Susan:  The world of music, and specifically the cello, has been a part of my life ever since I can remember, so I feel as though the cello is simply an extension of who I am.  My cello and I spend so much time together – in the practice room, in the teaching studio, on the concert stage – that I really can’t imagine my life not being filled with music and the art of music making.  As to whether or not music can possibly affect the human spirit, my answer would be absolutely, yes.  It is interesting how we each seem to be drawn to different styles or genres of music, composers, artists etc., and sometimes we can all listen to the same piece of music but each has a completely different reaction to it.  Our reactions can include joy, excitement, sadness, despair, but the fact is that we react or respond to the way in which the music touches us emotionally.  I do hope that, through our performance of the Brahms Double, we will be able to stimulate reactions from the audience members, perhaps a feeling of excitement from the powerful opening statements of both the first and last movements, as well as a sense of affection and joy from the gloriously optimistic melody of the second movement.  This monumental work leaves me breathless, so I hope it will do the same for our audience members.

Dagenais:  My relationship with my violin and with music is much like a relationship/friendship with a fellow person.  Sometimes it’s filled with joy and humor, sometimes sadness and even a bit of frustration, but it’s always there and as Susan has already stated, I can’t imagine a life without playing music. I had the opportunity to play Mahler 4 recently and during some of the rests, I looked out into the audience and saw how rapt the audience was, and some attendees were even in tears, so yes, I do believe that music has the ability to affect our spirit.  I have favorite pieces I gravitate towards when I’m in a certain mood, as I’m sure we all do, and part of why I love performing (any type of music), is the connection with the audience.  It’s very rewarding to bring the joy, beauty, emotion, sadness, etc. of music to new people.  I’ve talked to some who have never attended a concert before and they were so excited and moved by what the music made them feel.  I look forward to sharing this great piece with the audience and I also look forward to hearing the Bruckner!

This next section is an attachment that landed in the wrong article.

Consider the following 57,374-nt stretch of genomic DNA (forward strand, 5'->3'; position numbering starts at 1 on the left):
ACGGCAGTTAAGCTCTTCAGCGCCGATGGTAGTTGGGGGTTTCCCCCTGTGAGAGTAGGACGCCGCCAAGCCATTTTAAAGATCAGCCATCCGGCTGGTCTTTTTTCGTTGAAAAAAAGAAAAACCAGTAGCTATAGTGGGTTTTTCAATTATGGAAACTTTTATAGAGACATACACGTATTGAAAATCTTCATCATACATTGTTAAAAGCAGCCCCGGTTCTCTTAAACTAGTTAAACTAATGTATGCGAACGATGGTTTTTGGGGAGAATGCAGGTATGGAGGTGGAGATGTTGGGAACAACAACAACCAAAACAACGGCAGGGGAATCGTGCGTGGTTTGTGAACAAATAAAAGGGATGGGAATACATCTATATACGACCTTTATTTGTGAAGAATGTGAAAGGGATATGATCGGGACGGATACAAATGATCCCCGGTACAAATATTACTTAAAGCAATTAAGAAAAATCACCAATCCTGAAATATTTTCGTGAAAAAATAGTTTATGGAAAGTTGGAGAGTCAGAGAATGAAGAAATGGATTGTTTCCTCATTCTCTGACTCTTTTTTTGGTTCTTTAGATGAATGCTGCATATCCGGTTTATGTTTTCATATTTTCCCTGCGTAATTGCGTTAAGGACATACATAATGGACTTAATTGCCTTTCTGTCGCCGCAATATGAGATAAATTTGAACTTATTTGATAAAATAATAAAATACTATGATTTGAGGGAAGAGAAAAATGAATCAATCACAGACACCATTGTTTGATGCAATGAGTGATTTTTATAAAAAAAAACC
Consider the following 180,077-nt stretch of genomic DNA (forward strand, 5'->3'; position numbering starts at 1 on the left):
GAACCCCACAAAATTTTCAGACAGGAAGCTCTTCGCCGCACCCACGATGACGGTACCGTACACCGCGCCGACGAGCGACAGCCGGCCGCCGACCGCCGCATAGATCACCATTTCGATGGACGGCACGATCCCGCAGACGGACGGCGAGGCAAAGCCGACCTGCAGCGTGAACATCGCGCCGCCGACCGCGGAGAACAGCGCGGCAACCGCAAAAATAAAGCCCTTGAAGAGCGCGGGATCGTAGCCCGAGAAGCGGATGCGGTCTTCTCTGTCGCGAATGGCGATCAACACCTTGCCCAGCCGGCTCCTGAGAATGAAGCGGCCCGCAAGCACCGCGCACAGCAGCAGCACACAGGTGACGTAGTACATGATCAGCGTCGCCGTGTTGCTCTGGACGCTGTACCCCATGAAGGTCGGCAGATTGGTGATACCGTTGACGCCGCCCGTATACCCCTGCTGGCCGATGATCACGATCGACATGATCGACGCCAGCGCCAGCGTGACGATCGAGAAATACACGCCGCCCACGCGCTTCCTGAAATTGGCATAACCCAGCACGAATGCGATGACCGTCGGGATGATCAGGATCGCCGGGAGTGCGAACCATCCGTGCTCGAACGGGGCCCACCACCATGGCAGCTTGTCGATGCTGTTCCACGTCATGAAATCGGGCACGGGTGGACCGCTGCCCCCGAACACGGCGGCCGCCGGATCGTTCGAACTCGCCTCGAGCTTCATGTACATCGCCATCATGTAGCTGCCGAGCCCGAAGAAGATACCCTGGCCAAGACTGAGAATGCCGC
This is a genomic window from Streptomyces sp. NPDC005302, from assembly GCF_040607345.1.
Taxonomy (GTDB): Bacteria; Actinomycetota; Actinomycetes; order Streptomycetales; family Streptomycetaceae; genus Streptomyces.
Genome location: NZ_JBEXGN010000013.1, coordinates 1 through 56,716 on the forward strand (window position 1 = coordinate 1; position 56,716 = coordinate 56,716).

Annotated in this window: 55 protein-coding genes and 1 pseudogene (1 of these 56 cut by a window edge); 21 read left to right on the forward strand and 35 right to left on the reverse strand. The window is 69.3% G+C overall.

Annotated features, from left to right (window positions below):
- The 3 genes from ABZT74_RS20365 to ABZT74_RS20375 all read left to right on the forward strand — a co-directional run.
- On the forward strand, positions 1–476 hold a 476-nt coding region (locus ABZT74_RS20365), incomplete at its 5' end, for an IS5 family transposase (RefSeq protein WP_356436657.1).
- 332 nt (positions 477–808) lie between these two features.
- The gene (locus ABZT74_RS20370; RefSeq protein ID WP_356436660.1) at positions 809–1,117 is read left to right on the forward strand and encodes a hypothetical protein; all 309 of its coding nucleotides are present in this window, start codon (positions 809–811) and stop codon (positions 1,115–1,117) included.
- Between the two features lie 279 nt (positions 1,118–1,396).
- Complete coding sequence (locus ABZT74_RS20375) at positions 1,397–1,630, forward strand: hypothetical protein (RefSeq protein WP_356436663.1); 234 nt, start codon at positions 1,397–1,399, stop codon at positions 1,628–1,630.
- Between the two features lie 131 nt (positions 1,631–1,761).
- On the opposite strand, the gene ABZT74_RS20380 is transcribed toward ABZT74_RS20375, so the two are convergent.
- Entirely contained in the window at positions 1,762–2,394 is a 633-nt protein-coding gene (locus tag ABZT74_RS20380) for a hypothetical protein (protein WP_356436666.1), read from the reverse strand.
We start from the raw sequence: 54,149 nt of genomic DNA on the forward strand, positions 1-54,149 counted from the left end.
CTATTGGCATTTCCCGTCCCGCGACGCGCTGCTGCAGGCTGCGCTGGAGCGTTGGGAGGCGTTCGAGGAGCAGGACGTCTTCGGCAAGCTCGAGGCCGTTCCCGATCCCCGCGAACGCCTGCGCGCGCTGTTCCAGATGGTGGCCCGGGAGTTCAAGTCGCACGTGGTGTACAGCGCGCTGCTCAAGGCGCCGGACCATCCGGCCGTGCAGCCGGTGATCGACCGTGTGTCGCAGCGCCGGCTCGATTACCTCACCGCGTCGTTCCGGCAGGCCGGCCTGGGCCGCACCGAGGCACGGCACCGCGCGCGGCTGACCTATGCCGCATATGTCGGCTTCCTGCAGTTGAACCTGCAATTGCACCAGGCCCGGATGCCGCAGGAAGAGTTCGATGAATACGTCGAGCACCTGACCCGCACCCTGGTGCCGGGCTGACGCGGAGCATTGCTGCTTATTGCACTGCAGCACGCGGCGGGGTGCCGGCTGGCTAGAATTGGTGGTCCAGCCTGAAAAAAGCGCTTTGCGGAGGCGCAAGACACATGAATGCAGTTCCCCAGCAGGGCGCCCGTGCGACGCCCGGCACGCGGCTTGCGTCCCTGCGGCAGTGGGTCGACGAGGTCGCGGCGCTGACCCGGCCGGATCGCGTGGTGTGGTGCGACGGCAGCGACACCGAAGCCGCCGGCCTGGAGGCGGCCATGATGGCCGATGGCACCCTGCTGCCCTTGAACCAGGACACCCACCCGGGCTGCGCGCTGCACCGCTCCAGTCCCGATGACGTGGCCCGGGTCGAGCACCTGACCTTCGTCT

Christian: You are both wonderful educators, and colleagues of mine at the University of California, Davis. What are some of your favorite things about working with young people and helping them grow as musicians and human beings?

Susan:  Teaching brings me great joy - I really love working with my UC Davis students as well as my adult and my pre-college students.  Many of my students at UC Davis have chosen fields of study other than music, like animal sciences, engineering, environmental science, etc., but they truly love and value their connection to music through their cello. I am pleased and honored to assist them in becoming better players so that they will have the life-long ability to continue expressing their passion for music through their cello playing.  I continue working with pre-college students through my Rising Stars of Chamber Music Program which takes place each year over the winter holiday.  The students in this program are advanced players who are passionate about chamber music and are totally committed to their music making,  As these students study some of the great works in the chamber music repertoire, I can see them develop as musicians through their understanding of musical lines and phrases, and more importantly, I can see them develop and use tools of cooperation and collaboration while working with their group members, which ultimately allows for wonderful friendships to be formed.  This is one of the greatest benefits of being a musician.